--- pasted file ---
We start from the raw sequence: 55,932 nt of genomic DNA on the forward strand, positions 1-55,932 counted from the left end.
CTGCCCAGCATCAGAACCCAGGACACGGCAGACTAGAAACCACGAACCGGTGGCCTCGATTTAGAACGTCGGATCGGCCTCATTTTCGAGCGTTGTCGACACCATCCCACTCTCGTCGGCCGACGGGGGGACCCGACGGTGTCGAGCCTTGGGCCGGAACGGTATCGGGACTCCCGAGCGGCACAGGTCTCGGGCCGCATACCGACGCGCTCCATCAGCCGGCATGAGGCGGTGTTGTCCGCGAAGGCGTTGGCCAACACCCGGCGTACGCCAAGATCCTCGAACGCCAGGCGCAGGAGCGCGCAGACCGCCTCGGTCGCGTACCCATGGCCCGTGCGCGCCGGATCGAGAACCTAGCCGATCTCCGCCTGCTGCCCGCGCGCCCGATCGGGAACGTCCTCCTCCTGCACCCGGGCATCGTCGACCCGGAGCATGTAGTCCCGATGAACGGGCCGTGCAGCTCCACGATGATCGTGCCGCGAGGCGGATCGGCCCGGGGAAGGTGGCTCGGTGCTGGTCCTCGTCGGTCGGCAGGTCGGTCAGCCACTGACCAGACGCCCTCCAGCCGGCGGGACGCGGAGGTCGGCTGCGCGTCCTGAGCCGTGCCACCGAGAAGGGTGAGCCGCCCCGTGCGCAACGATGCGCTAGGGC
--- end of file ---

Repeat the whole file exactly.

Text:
We start from the raw sequence: 55,932 nt of genomic DNA on the forward strand, positions 1-55,932 counted from the left end.
CTGCCCAGCATCAGAACCCAGGACACGGCAGACTAGAAACCACGAACCGGTGGCCTCGATTTAGAACGTCGGATCGGCCTCATTTTCGAGCGTTGTCGACACCATCCCACTCTCGTCGGCCGACGGGGGGACCCGACGGTGTCGAGCCTTGGGCCGGAACGGTATCGGGACTCCCGAGCGGCACAGGTCTCGGGCCGCATACCGACGCGCTCCATCAGCCGGCATGAGGCGGTGTTGTCCGCGAAGGCGTTGGCCAACACCCGGCGTACGCCAAGATCCTCGAACGCCAGGCGCAGGAGCGCGCAGACCGCCTCGGTCGCGTACCCATGGCCCGTGCGCGCCGGATCGAGAACCTAGCCGATCTCCGCCTGCTGCCCGCGCGCCCGATCGGGAACGTCCTCCTCCTGCACCCGGGCATCGTCGACCCGGAGCATGTAGTCCCGATGAACGGGCCGTGCAGCTCCACGATGATCGTGCCGCGAGGCGGATCGGCCCGGGGAAGGTGGCTCGGTGCTGGTCCTCGTCGGTCGGCAGGTCGGTCAGCCACTGACCAGACGCCCTCCAGCCGGCGGGACGCGGAGGTCGGCTGCGCGTCCTGAGCCGTGCCACCGAGAAGGGTGAGCCGCCCCGTGCGCAACGATGCGCTAGGGC